(Removes extraneous word in headline)
* Thailand signs rice export MoU with China
* Exports unlikely on higher Thai rice prices
* China seen buying 2 mln T of rice in 2012/13
By Apornrath Phoonphongphiphat
BANGKOK, Nov 21 Thailand's pact with China to
sell rice looks more political than any real opportunity to
cut into the huge stockpiles of subsidised grain that are
pricing the Southeast Asian producer out of the international
rice market it has long dominated.
Under the memorandum of understanding, signed during Chinese
Premier Wen Jiabao's visit to Bangkok on Wednesday, China can
import Thai rice if it wants to. But it did not agree any actual
The agreement comes just after a regional summit in Cambodia
which Wen attended and appears to be a clear attempt by China to
curry favour with Thailand.
"The Thai government wants people to believe something is
happening and they also desperately want exports to take place,"
said a trading manager at Singapore-based international
commodities trader. "We are very sceptical."
The government is struggling to offload a record 14 million
tonnes of rice and is scouring the country for more storage
space after Prime Minister Yingluck Shinawatra extended the rice
subsidy scheme - aimed at the small-scale farmers who helped
vote her into office last year - into the new season beginning
The scheme has made Thai rice nearly a third more expensive
than grain from rivals Vietnam and India and threatens to take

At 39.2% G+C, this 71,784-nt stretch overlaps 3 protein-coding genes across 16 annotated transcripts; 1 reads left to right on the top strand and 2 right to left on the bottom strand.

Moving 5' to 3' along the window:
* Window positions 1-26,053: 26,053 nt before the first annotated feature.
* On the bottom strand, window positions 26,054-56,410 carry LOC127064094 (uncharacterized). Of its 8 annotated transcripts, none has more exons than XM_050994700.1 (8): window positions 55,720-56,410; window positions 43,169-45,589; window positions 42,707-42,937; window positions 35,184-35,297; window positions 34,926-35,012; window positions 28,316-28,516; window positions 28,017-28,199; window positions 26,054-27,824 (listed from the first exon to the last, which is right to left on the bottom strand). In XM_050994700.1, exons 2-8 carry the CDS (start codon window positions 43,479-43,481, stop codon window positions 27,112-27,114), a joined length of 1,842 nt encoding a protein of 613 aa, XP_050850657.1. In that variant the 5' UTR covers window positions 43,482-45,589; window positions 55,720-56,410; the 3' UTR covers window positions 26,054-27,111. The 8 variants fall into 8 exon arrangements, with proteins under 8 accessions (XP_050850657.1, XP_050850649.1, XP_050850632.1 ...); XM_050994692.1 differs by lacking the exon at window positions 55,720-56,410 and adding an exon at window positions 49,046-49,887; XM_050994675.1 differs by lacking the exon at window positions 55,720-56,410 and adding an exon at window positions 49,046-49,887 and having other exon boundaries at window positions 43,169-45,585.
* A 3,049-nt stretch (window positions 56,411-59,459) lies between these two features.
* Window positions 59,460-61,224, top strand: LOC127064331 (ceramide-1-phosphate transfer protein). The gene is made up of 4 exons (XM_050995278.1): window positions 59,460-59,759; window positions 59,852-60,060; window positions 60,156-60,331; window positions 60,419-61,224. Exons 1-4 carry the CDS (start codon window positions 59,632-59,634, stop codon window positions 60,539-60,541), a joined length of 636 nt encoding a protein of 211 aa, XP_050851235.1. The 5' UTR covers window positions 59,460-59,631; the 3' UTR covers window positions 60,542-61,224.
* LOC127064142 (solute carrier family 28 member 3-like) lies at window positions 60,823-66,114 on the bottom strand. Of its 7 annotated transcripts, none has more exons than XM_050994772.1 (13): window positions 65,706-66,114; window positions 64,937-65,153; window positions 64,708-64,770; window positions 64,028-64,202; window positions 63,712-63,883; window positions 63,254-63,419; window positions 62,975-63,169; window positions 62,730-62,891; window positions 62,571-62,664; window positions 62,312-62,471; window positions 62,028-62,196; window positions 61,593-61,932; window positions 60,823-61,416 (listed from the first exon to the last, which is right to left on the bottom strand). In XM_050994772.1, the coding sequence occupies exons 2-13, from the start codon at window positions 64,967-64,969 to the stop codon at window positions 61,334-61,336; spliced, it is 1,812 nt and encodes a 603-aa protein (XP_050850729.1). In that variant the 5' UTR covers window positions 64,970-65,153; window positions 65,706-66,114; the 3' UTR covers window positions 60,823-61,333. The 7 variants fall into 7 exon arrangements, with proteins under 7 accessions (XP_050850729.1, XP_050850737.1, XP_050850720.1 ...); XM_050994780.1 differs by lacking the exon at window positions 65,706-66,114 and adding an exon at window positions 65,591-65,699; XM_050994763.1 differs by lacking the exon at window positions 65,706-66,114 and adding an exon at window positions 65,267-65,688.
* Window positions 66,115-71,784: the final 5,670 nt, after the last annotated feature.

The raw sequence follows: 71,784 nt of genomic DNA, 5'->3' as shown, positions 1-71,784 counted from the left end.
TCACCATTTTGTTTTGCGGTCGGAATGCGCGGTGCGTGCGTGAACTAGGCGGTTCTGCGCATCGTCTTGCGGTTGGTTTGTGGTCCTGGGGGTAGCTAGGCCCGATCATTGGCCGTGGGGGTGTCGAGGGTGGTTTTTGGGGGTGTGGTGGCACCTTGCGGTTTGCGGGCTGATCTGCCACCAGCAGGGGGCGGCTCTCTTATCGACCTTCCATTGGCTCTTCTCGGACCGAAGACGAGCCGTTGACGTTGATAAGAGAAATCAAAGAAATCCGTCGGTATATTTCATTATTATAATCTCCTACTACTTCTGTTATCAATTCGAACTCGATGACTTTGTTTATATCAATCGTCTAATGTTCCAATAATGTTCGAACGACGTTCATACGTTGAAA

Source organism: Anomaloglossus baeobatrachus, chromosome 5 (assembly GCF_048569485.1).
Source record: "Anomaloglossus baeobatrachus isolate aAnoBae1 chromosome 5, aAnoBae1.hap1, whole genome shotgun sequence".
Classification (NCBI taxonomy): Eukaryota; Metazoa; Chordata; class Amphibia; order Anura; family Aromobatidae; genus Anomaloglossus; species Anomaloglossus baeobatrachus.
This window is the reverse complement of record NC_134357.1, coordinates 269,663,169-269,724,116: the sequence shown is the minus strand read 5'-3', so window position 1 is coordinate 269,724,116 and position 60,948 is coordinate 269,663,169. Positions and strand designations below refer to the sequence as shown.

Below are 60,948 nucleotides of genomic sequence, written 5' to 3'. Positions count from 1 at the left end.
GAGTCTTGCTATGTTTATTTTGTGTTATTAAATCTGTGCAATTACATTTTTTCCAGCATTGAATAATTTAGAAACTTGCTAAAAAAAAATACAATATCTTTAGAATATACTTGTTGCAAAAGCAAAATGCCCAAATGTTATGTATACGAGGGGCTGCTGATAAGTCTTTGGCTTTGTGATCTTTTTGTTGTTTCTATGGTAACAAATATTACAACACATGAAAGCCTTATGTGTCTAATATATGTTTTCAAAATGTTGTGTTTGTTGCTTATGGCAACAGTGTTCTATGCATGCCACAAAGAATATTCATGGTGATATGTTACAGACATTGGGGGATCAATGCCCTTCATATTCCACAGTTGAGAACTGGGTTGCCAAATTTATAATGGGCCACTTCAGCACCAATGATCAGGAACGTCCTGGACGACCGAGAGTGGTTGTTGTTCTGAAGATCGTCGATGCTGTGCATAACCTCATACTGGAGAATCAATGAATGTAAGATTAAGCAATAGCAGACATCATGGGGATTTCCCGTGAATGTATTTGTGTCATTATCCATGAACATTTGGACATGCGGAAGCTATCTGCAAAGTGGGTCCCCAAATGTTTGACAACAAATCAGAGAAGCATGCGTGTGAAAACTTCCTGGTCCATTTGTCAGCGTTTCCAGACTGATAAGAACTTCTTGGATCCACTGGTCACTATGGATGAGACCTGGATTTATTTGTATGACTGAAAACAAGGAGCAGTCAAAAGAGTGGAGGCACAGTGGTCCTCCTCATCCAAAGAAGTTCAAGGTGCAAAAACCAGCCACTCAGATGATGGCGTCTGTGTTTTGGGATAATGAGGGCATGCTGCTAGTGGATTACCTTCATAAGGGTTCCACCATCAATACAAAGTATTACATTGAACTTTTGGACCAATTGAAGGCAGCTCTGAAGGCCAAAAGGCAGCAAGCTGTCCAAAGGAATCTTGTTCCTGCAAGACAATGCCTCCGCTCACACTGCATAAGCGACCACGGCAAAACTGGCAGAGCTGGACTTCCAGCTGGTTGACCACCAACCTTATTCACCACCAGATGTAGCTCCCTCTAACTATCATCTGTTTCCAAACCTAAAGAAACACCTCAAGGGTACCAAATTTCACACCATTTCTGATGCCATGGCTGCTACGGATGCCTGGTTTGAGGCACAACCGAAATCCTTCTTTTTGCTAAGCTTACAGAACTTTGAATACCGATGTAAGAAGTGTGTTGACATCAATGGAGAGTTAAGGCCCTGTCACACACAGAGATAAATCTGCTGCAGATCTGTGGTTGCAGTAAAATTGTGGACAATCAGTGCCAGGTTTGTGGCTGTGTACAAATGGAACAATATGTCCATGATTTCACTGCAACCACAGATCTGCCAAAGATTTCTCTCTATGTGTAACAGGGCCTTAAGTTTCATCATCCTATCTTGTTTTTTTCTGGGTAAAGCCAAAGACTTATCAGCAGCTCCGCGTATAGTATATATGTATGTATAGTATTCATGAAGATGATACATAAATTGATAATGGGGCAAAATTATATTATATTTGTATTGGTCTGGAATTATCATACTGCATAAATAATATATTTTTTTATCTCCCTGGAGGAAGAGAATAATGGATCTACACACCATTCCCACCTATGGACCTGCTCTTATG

away its status as the world's biggest rice exporter.
A Thai official said the cabinet had approved a framework to
sell up to 5 million tonnes of rice within 3 years if China
wanted to buy.
"The MOU with China is not a contract to sell," said
Thikamporn Nartvoratat, deputy director general of the Foreign
Trade Department. "We need to negotiate prices and quantity
again if China wants to buy."
Thailand is paying farmers 15,000 baht ($490) a tonne for
paddy, far above the estimated market price of around 9,000
Thai exporters said the agreement with China could have more
to do with their government's attempts to counter a planned
parliamentary censure debate over the issue by showing it is
managing the problem well.
"It's just a political move," said a Bangkok-based trader.
"The government wants to show it can handle the stocks even
though it can't sell any rice via government deals."
The Democrat Party will open a censure debate this weekend
against the government when its rice policy is expected to come
under sharp attack.
Though the government is unlikely to lose the debate because
of its big majority, the opposition is expected to make damaging
accusations about corruption and waste. The debate will be aired
on television and it could be embarrassing for the government.
China, the world's biggest producer and consumer of rice, is
forecast to import 2 million tonnes in the year to September
2013, according to the China National Grain and Oils Information
Center. The bulk of that is expected to come from neighbouring
"It will be cross-border trade between China and Vietnam as
it has been in the past for whatever rice China needs," said
Vietnamese rice prices softened this week on lack of demand,
traders said. The 5-percent broken rice slid to $445-$455 a
tonne, free-on-board Saigon Port, from $450-$460 last Wednesday.
This compares Thai 5 percent broken rice quoted at $550 a tonne.
Thai officials have made claims in the past of selling rice
to top buyers but importers have denied making any such deals.
The government has sold only small lots. The Ivory Coast
bought 240,000 tonnes, while the results of a tender to sell
586,000 tonnes have yet to be announced.
In September, Thailand's commerce minister, Boonsong
Teriyapirom, said the nation had signed contracts to sell 7.3
million tonnes of the stockpiled grain which were promptly
denied by Indonesia and the Philippines.
(Reporting by Niu Shuping in BEIJING, Writing and additional
reporting by Naveen Thukral in SINGAPORE, Editing by Jonathan